Facilitating the horizontal growth in all directions, but especially west and south, during the last part of the century was the intensive development of mass transit. From the first streetcar system, the modest Spring and Sixth Street Railway (F.P.F. Temple was its inaugural treasurer in 1874), came cable and then electric systems. One prominent example was the Los Angeles Cable Railway, connecting downtown with Boyle Heights, while the Los Angeles Railway was purchased, at the end of the 1890s, by the Southern Pacific through the offices of Henry E. Huntington. When he was cut loose after the SP was acquired by a hostile takeover, Huntington came to Los Angeles in 1900 and quickly built his Pacific Electric empire along with massive real estate investments (followed, in retirement, by his prominent library, art gallery and botanical gardens at San Marino, next to Pasadena.)
The herald of a new era came in 1897, when E.L. Erie built the first automobile in Los Angeles and its maiden trip took place in Boyle Heights, where Erie lived, with the honored passenger being William H. Workman. It would not be long before these “horseless carriages” not only supplanted equine-drawn vehicles, but signalted the long, slow decline of mass transit.
Other examples of recent additions to the city included views of institutions of higher learning, such as the Methodist-affiliated University of Southern California, Occidental College and the state Normal School for teacher education, all established in the 1880s. Also highlighted was the growth of places of leisure, whether it was concerts of so-called “serious,” or classical, music, live theater and the rapid development of city parks, including such new ones as Westlake (now MacArthur), Eastlake (now Lincoln). Hollenbeck and Elysian.
Other elements of leisure, made possible by greater general wealth and more free time for more citizens, were pageants and parades, including the rise of La Fiesta de Los Angeles, which followed the onset of Pasadena’s Tournament of Roses, both beginning in the first half of the Nineties. Long before the Los Angeles Zoo, its predecessors included Cawston’s Ostrich Farm, just over the city line in South Pasadena, and J.Y. Johnson’s Los Angeles Pigeon Farm, situated where the Arroyo Seco met the Los Angeles River near the northeast corner of Elysian Park.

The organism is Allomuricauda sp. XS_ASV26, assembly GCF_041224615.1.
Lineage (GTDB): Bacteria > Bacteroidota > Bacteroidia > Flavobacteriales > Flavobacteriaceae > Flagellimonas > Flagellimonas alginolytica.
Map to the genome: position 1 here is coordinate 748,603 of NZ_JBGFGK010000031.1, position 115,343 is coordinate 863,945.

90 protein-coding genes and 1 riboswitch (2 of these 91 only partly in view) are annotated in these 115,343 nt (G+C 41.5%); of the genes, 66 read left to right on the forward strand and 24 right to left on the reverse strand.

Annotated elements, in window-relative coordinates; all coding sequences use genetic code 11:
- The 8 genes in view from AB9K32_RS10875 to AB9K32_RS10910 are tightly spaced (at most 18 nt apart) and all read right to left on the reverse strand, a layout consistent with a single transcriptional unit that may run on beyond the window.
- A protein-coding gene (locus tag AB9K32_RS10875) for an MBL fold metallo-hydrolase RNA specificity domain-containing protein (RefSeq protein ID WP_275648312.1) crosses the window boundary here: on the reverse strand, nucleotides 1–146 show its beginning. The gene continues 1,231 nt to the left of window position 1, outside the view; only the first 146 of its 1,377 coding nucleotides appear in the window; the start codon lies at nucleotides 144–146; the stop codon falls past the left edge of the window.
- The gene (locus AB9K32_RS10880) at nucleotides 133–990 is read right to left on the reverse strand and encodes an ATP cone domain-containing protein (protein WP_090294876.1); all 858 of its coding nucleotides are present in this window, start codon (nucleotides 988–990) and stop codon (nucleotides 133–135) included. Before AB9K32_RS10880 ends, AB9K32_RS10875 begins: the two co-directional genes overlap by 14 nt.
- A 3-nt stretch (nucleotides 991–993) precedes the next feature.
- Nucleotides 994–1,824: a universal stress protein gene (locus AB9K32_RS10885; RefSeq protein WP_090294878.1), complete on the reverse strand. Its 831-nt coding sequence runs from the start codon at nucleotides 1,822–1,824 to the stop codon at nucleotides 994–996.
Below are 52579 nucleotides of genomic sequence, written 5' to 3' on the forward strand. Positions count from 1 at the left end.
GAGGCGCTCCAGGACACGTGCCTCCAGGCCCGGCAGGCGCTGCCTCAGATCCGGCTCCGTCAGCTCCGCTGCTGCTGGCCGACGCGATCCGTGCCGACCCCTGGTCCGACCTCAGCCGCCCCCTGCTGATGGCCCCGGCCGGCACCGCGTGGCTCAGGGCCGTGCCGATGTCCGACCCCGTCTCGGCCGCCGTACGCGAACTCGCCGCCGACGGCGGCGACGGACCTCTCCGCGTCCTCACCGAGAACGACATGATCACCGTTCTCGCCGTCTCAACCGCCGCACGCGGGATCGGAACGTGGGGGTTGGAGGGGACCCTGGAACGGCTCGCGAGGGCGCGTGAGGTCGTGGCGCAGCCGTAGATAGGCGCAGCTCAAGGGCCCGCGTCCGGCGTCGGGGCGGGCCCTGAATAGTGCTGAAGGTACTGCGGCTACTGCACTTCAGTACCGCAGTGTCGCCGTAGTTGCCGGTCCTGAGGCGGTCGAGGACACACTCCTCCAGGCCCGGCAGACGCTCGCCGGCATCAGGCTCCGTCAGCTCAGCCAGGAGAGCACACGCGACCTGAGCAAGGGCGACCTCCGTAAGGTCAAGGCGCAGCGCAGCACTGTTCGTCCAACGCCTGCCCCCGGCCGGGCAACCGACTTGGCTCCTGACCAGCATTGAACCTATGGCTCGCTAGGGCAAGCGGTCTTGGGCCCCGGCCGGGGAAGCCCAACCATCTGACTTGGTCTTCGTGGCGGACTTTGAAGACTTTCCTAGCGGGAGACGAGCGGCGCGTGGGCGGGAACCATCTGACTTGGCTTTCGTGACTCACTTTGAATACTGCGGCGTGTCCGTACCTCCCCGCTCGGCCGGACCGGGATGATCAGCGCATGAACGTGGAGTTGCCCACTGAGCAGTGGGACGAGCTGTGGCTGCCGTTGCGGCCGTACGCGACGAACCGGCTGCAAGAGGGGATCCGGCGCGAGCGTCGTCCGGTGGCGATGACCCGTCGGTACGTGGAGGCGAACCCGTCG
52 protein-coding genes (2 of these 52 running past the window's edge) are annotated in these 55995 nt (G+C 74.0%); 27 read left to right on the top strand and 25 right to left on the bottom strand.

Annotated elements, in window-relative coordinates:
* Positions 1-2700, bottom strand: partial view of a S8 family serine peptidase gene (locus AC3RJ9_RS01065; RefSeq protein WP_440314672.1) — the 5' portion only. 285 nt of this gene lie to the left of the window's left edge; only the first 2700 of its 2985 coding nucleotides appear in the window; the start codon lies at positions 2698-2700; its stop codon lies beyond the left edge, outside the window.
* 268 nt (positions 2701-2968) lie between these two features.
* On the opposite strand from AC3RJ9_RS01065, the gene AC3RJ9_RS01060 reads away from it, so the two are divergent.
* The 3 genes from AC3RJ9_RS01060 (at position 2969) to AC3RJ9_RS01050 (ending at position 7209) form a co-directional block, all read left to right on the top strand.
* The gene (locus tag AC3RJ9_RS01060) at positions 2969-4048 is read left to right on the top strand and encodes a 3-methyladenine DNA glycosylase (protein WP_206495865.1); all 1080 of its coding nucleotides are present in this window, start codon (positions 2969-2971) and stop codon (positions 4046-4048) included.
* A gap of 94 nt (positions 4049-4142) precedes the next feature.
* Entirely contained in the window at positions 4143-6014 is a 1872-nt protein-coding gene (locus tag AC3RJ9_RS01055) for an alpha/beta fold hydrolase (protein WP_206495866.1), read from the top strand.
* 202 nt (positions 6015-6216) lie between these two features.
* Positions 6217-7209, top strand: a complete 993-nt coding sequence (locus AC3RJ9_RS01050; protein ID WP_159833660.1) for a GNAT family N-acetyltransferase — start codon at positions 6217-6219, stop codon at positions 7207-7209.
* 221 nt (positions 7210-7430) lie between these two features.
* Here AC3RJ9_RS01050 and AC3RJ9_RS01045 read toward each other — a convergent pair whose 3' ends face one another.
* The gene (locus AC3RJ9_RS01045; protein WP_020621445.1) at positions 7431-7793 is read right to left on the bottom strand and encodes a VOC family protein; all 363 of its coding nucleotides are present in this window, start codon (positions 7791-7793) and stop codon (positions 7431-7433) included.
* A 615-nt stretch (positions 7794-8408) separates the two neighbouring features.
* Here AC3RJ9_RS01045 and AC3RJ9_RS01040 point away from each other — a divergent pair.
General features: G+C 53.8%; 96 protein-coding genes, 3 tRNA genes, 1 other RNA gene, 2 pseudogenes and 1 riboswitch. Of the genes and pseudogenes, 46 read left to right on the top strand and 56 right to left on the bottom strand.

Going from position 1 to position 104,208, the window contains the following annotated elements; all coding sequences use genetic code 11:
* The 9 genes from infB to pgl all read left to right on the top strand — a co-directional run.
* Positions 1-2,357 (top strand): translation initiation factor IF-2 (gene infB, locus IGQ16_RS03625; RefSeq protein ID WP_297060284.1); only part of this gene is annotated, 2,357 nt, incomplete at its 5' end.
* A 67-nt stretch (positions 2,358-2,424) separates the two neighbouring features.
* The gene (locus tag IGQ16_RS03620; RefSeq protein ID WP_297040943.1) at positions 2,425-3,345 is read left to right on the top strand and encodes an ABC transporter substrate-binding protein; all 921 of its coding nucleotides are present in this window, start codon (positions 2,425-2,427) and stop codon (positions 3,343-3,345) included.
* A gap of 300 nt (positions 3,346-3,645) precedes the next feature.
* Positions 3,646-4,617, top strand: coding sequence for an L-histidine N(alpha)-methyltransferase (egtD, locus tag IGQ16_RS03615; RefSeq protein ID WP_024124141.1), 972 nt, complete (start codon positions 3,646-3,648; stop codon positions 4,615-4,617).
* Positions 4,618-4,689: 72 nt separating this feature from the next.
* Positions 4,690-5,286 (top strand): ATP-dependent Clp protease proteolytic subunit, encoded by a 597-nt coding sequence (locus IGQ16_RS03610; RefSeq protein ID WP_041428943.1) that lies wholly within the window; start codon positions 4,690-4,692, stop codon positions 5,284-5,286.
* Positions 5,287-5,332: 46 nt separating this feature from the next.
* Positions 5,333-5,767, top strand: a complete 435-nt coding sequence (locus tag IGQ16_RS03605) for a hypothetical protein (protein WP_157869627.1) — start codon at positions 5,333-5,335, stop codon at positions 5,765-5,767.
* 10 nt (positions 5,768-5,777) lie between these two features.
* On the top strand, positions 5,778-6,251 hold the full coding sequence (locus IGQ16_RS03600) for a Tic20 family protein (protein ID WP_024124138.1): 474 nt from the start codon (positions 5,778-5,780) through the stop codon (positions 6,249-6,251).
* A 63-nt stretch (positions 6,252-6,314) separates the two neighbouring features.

Also discussed were a spate of new public buildings, reflective of the pride embodied in the growth of the burgeoning city. Among these was a new City Hall, opened on Broadway between 2nd and 3rd streets, a federal courthouse, and the impressive Romanesque Revival County Courthouse, replacing the one that existed for more than a quarter century in Jonathan Temple’s Market House.
As we covered all that was new and exciting, however, we paused to remind ourselves of how much was disappearing, and rapidly, during those years. Adobe houses from the Mexican and, in a few cases, the Spanish period, for example, were being razed even from the 1860s and 1870s, but nearly all of them were demolished by the end of the century.
While the Plaza did see some impressive landscaping work done during the period, it was no longer the center of activity it had been before, while Sonoratown, to the north, remained the working-class center of the city, with its access to the rail yards and manufacturing sections of downtown. Even then, however, the ethnic mix there was changing rapidly, with Italians, Eastern Europeans and others joining the predominant Latinx population of long-standing there.
The presentation then shifted to the hinterlands, noting that the San Fernando Valley remained largely farmland, including expansive wheat fields, while the water-rich San Gabriel Valley experienced far greater development. In the late 19th century, this was focused on the farthest western portions closest to Los Angeles, including Pasadena, Alhambra and the newer foothill towns, connected to the new Santa Fe line, including Monrovia and Sierra Madre.
Further east, farming and ranching continued, while the famous “orange belt” extended along the mountain foothills from the valley out to what became the Inland Empire as far as Redlands. In fact, the orange was the veritable symbol of greater Los Angeles and was the dominant high-value crop in the region’s agriculture, though lemons, walnuts and others were also prominent. Edwin T. Earl, only in his mid-twenties, developed a refrigerated box car that revolutionized rail shipment of fresh produce and he went on to become the publisher of the Los Angeles Express newspaper.